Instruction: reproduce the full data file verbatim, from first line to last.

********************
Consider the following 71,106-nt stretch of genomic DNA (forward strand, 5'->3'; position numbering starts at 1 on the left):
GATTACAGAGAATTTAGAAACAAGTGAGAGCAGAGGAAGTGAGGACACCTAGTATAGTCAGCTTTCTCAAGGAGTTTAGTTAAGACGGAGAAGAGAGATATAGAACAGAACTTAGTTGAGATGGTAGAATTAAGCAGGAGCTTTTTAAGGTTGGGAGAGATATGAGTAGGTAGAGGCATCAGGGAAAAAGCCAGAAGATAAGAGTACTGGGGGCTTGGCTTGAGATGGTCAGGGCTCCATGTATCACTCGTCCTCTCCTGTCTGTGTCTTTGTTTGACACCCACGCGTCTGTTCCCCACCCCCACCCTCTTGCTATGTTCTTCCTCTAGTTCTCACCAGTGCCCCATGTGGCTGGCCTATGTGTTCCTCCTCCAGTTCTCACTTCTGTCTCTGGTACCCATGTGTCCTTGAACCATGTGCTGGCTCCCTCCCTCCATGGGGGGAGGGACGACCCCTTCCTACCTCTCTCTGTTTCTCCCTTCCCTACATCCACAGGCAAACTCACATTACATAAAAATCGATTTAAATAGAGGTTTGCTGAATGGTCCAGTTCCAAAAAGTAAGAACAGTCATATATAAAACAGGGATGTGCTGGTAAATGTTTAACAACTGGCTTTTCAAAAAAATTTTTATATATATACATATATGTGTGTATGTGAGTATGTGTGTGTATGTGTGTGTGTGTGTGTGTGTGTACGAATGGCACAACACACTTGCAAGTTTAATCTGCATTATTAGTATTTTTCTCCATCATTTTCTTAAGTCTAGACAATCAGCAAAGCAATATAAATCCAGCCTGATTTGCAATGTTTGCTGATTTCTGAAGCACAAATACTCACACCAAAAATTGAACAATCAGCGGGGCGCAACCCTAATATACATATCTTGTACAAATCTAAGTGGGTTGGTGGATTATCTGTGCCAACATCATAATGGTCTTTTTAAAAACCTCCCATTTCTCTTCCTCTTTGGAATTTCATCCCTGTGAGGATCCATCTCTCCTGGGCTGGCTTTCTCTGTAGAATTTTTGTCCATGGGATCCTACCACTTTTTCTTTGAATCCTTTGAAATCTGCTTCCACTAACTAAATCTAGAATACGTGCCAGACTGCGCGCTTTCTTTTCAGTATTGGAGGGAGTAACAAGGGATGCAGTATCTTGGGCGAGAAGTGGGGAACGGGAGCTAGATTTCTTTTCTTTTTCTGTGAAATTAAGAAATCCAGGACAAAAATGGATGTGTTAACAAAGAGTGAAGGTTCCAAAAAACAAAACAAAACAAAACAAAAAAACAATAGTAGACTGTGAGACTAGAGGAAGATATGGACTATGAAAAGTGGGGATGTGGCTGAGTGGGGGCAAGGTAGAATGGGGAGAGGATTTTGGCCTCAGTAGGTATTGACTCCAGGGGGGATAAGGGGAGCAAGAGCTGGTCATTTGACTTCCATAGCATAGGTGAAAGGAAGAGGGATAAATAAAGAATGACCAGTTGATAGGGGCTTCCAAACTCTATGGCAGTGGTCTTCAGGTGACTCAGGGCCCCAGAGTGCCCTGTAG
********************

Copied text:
Consider the following 71,106-nt stretch of genomic DNA (forward strand, 5'->3'; position numbering starts at 1 on the left):
GATTACAGAGAATTTAGAAACAAGTGAGAGCAGAGGAAGTGAGGACACCTAGTATAGTCAGCTTTCTCAAGGAGTTTAGTTAAGACGGAGAAGAGAGATATAGAACAGAACTTAGTTGAGATGGTAGAATTAAGCAGGAGCTTTTTAAGGTTGGGAGAGATATGAGTAGGTAGAGGCATCAGGGAAAAAGCCAGAAGATAAGAGTACTGGGGGCTTGGCTTGAGATGGTCAGGGCTCCATGTATCACTCGTCCTCTCCTGTCTGTGTCTTTGTTTGACACCCACGCGTCTGTTCCCCACCCCCACCCTCTTGCTATGTTCTTCCTCTAGTTCTCACCAGTGCCCCATGTGGCTGGCCTATGTGTTCCTCCTCCAGTTCTCACTTCTGTCTCTGGTACCCATGTGTCCTTGAACCATGTGCTGGCTCCCTCCCTCCATGGGGGGAGGGACGACCCCTTCCTACCTCTCTCTGTTTCTCCCTTCCCTACATCCACAGGCAAACTCACATTACATAAAAATCGATTTAAATAGAGGTTTGCTGAATGGTCCAGTTCCAAAAAGTAAGAACAGTCATATATAAAACAGGGATGTGCTGGTAAATGTTTAACAACTGGCTTTTCAAAAAAATTTTTATATATATACATATATGTGTGTATGTGAGTATGTGTGTGTATGTGTGTGTGTGTGTGTGTGTGTACGAATGGCACAACACACTTGCAAGTTTAATCTGCATTATTAGTATTTTTCTCCATCATTTTCTTAAGTCTAGACAATCAGCAAAGCAATATAAATCCAGCCTGATTTGCAATGTTTGCTGATTTCTGAAGCACAAATACTCACACCAAAAATTGAACAATCAGCGGGGCGCAACCCTAATATACATATCTTGTACAAATCTAAGTGGGTTGGTGGATTATCTGTGCCAACATCATAATGGTCTTTTTAAAAACCTCCCATTTCTCTTCCTCTTTGGAATTTCATCCCTGTGAGGATCCATCTCTCCTGGGCTGGCTTTCTCTGTAGAATTTTTGTCCATGGGATCCTACCACTTTTTCTTTGAATCCTTTGAAATCTGCTTCCACTAACTAAATCTAGAATACGTGCCAGACTGCGCGCTTTCTTTTCAGTATTGGAGGGAGTAACAAGGGATGCAGTATCTTGGGCGAGAAGTGGGGAACGGGAGCTAGATTTCTTTTCTTTTTCTGTGAAATTAAGAAATCCAGGACAAAAATGGATGTGTTAACAAAGAGTGAAGGTTCCAAAAAACAAAACAAAACAAAACAAAAAAACAATAGTAGACTGTGAGACTAGAGGAAGATATGGACTATGAAAAGTGGGGATGTGGCTGAGTGGGGGCAAGGTAGAATGGGGAGAGGATTTTGGCCTCAGTAGGTATTGACTCCAGGGGGGATAAGGGGAGCAAGAGCTGGTCATTTGACTTCCATAGCATAGGTGAAAGGAAGAGGGATAAATAAAGAATGACCAGTTGATAGGGGCTTCCAAACTCTATGGCAGTGGTCTTCAGGTGACTCAGGGCCCCAGAGTGCCCTGTAG